But I've done this before, and now's the time to get in the holiday spirit, financially. Taking inspiration from the Wall Street Journal's "Seven Smart Money Moves for the Holidays," here are the ways I get the cidery goodness -- instead of the financial stress -- bubbling once again:1. Step Away From the Credit. Nothing can ruin a good holiday more quickly than paying for it for years to come (take this from someone who is still paying down Christmas 2000). For the past several years, my husband and I have committed to only buying what we can pay cash for; and this year I'm committed to paying the mortgage and utilities before I hit the mall. Give a gift to yourself and your immediate family by reducing, rather than expanding, your debt.
2. Give Because You Mean it. Review your holiday giving list. Do you have any names on the list that are there because you think it's good politics, not because you really care about them? Consider changing those gifts to a card or an invitation to a casual holiday party. And what about the people on your gift list that you really do care about, but can't afford to buy them anything meaningful? If you are planning to make any purchases just to have something to give, think about doing a Secret Santa or what the Wall Street Journal calls a "gift truce" among the adult recipients of your largess. Agree on a cap on spending, or decide not to spend at all. Perhaps your family can instead chip in for a fancy dinner together.
3. Give to The Future. Instead of buying expensive cartoon-inspired toys for your nieces, nephews, colleague's friends, consider setting up a 529 tax-sheltered college savings plan. As Brett Arends in the WSJ says, "That'll give discipline and focus to saving, and save on taxes. The money will also stay under your control." With college costs expected to continue growing -- in the last 30 years, they've grown six times faster than incomes for middle class families -- it could be a great place to direct the generosity of those family members who always buy your kids the noisy toys. You know the ones.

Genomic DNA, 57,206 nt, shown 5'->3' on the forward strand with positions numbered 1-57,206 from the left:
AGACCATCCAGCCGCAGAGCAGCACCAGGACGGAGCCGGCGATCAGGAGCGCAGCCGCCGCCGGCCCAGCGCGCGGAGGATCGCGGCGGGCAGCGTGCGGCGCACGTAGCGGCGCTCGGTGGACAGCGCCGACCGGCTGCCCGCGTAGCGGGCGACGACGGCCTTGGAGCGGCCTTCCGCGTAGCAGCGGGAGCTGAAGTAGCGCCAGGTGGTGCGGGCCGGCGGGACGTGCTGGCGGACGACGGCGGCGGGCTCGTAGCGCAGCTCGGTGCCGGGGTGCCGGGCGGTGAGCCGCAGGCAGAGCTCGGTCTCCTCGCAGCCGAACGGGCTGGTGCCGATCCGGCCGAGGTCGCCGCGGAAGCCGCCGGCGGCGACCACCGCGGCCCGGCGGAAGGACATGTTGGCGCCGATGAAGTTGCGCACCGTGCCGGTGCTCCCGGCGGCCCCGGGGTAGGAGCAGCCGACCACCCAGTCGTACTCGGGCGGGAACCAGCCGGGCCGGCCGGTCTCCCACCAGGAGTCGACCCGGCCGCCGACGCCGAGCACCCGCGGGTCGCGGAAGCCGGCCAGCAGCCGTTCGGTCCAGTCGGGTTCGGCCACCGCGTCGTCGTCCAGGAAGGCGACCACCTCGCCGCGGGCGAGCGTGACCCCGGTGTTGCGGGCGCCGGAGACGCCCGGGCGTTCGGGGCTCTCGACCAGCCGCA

4. Budget, Budget, Budget. Now's the time, if you haven't already: Decide how much you'll spend on your holiday and make sure you have the disposable income for everything. Include all your holiday spending, including extra travel costs (even gas and snacks on the drive to Grandma's), the increased grocery budget (that heritage turkey was $83!), and money for holiday drinks with friends and family, even the babysitting money for adults-only parties. If you don't have enough to cover it all, make the cuts now before it's December 20 and you promised that $60 LEGOS Prince of Persia set ...
5. Stick to Your Charitable Giving Plan. Phone calls and mail solicitations will only get more intense for the rest of the year as charities try to cash in on the holiday spirit (and the impending end of the tax year). If you don't already have a charitable giving plan -- a list of your giving priorities and an idea of how much you intend to give to support each of them -- now is a great time to develop one. That will give you a good way to assess new "asks" (sure, the policemen's organization is a good cause, but is it really more important to you than the battered women's shelter you always give to?) and a handy way to say "no" if you're a conflict avoider like me.
6. When You do Shop, Shop Smart. Last year, Julia Scott delivered seven great tips for shopping smart, like spending the time to clip coupons, and never being afraid to ask for a discount (even at chain stores). I'd include a reminder to steer clear of items that are too cheap; my boys love dollar stores, until they come home, and half the toys are broken before we've hung up all our coats.
7. Give Authentically. Christmas is my favorite holiday, because it gives me a chance to take advantage of all the hard work I did in the summer, making preserves and liqueurs. The homemade vanilla I gave to my mother and sisters last year was a hit; my mom just asked me for more (funny you should ask ...). I much prefer spending my sweat equity on gifts than my cash, and when ingredients are a bit spendy, I go in with friends and a buying club to save money.
One tip from the Wall Street Journal, on giving experiences instead of items, comes from a study last year that showed people get the most happiness from money when they spend the money on experiences like trips, concerts, plays, or social outings. How about tickets to your father's favorite band, or the play your mother wrote a paper on in college? These will be more appreciated, and the memories will be better (despite what the commercials might suggest) than those developed through Wii games.